All Crystal Mover vehicles have four wide-opening doors, two on each side. The interior features longitudinal seating at both ends of the car for a total of 8 seats, with a spacious standing area in the middle of the car for baggage and trolleys. At the ends of every car, an equipment housing offers a flat platform for additional seating. Trains were also fitted with two LED text displays located near the ceiling which display travel information, and two media screens displaying Airport promotional material.[7]

Train formation[edit]

The configuration of a Crystal Mover in revenue service is just the one car. With both the motors and the third rail current collectors, the train cars can be coupled up to 2 or 3 cars during service.

Signalling and operations[edit]

In the Changi Airport Skytrain, the signaling system and the automatic operation system utilise a train detection system based on the check-in/check-out principle, an ATC and an overrun protection system (ORP) by on-board ATP. When a train enters the ORP signal aspect section, the on-board ATP device creates the ORP control pattern in a manner which protects the fixed-point stop control pattern by the on-board ATO. If the train speed overshoots the ORP control pattern, the emergency brake is activated, safely bringing the train to an emergency stop.[4]

The system also uses a by-pass operation between Terminals 2 and 3, where trains are placed under synchronous control so that they depart and arrive at each corresponding station at the same time. Specifically, the station departing times are synchronized by the count of the station dwell time which is automatically adjusted based on the stoppage state at the station. Also, the train speed is adjusted by ATO which recognizes signals which are sent from the way-side control devices to the on-board control device at the time of departure from a station so that the crossing times in the bypass section are optimized and their arrival times are synchronized.[4]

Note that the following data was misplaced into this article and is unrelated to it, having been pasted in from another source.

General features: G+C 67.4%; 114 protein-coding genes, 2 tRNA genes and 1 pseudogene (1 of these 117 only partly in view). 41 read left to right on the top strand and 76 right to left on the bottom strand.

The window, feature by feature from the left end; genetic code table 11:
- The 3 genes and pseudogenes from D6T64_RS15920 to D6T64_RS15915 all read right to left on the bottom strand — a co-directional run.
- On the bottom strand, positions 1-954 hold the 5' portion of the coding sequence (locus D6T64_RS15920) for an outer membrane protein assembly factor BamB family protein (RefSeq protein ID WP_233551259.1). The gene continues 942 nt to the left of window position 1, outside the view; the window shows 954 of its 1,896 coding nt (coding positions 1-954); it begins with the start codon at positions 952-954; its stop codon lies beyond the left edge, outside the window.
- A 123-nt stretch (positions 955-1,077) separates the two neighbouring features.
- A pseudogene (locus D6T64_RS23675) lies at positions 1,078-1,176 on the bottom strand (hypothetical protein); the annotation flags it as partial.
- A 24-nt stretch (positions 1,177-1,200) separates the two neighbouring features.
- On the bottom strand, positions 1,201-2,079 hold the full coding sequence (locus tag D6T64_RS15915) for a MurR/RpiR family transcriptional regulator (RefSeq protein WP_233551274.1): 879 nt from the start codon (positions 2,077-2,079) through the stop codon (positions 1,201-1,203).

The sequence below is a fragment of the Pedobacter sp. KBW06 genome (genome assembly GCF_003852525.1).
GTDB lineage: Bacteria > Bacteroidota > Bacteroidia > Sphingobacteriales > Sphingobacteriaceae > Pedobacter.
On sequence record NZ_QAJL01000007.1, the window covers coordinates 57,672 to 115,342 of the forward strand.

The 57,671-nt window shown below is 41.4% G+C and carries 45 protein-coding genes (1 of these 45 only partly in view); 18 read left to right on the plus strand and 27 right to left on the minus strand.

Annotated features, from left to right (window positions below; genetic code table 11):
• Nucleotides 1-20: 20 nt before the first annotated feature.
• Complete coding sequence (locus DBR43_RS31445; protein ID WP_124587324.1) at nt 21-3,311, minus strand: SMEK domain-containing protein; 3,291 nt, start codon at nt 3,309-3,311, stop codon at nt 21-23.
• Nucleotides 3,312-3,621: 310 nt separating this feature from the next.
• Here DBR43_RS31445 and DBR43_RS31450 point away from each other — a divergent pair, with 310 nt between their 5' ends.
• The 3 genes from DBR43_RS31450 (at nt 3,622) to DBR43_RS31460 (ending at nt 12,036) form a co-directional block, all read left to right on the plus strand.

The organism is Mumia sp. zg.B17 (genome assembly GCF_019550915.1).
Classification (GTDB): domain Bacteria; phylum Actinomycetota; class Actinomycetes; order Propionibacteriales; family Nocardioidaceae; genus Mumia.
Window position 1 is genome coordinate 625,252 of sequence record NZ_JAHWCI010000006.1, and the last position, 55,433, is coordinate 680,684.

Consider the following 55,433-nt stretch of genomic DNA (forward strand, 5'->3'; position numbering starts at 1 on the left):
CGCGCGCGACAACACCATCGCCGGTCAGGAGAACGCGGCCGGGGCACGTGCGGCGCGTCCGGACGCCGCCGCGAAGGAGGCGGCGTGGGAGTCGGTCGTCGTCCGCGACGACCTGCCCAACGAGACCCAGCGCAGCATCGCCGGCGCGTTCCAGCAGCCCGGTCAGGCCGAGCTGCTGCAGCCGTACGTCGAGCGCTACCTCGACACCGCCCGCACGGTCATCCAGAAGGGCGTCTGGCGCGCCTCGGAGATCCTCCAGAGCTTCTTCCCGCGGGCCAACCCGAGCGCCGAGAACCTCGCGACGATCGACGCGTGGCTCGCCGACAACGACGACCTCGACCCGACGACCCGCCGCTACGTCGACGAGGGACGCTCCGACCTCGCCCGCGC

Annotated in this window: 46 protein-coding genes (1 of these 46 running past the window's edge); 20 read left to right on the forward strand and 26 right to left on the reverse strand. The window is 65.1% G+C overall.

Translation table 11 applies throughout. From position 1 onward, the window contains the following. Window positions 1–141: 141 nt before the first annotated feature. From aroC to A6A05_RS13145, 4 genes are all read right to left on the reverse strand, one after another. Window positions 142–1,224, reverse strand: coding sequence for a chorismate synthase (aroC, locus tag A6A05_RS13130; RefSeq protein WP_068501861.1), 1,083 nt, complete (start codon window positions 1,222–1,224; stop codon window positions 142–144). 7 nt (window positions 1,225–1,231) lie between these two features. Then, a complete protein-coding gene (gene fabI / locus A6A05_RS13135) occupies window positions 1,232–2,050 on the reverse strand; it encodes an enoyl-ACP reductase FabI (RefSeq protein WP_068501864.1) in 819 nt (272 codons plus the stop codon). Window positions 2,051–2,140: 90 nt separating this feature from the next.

Redevelopment works[edit]

In 2015, one portion of the Changi Airport Skytrain system connecting Station B and E was suspended due to construction works for Jewel Changi Airport. Passengers in the public area had to use the mezzanine level bridge along Changi Airport MRT station, and the Skytrain operating between Station A and F in the airside.[6] Landside operations for services between stations A and F only resumed in July 2019.


To increase the system capacity of the Skytrain, six new train cars have been purchased which subsequently entered service in 2019. The existing shuttle between Terminals 2 and 3 was upgraded to a three-car system, whereas the shuttle between Terminal 3 and 3 South was upgraded to a two-car system.[9]

Terminal 4, opened in 2017, is not served by the Skytrain. However, the future Terminal 5 will also have an underground automated people mover system.[10]


  1. ^ a b "Kyosan Corporate Report 2018". Archived from the original on 16 June 2020. Retrieved 16 June 2020.
  2. ^ "Singapore Changi Airport I, II, III". CPG Corporation. Archived from the original on 29 September 2007.
  3. ^ a b "Transfer Between Terminals".
  4. ^ a b c d e f g h i "Automated People Mover "Crystal Mover" for Singapore Changi International Airport" (PDF). Mitsubishi Heavy Industries.
  5. ^ Erlanger, Steven; Times, Special To the New York (7 December 1990). "Singapore Journal; For Hub of the East, a Mere Airport Wouldn't Do". The New York Times. ISSN 0362-4331. Retrieved 23 September 2021.
  6. ^ a b "Getting between Terminal 2 & Terminal 3". Archived from the original on 1 April 2015. Retrieved 6 April 2015.
  7. ^ a b c d "Changi Airport Skytrain". Land Transport Guru. 29 February 2016.
  8. ^ "Milestones of Changi Airport". Changi Airport. Archived from the original on 3 January 2007.
  9. ^ "Skytrain at Changi Airport to get systems upgrade, more cabins". 3 May 2016. Retrieved 3 May 2016.
  10. ^ "Decades of groundwork for T5 to take flight". The Straits Times. 3 December 2017. Retrieved 8 April 2019.

External links[edit]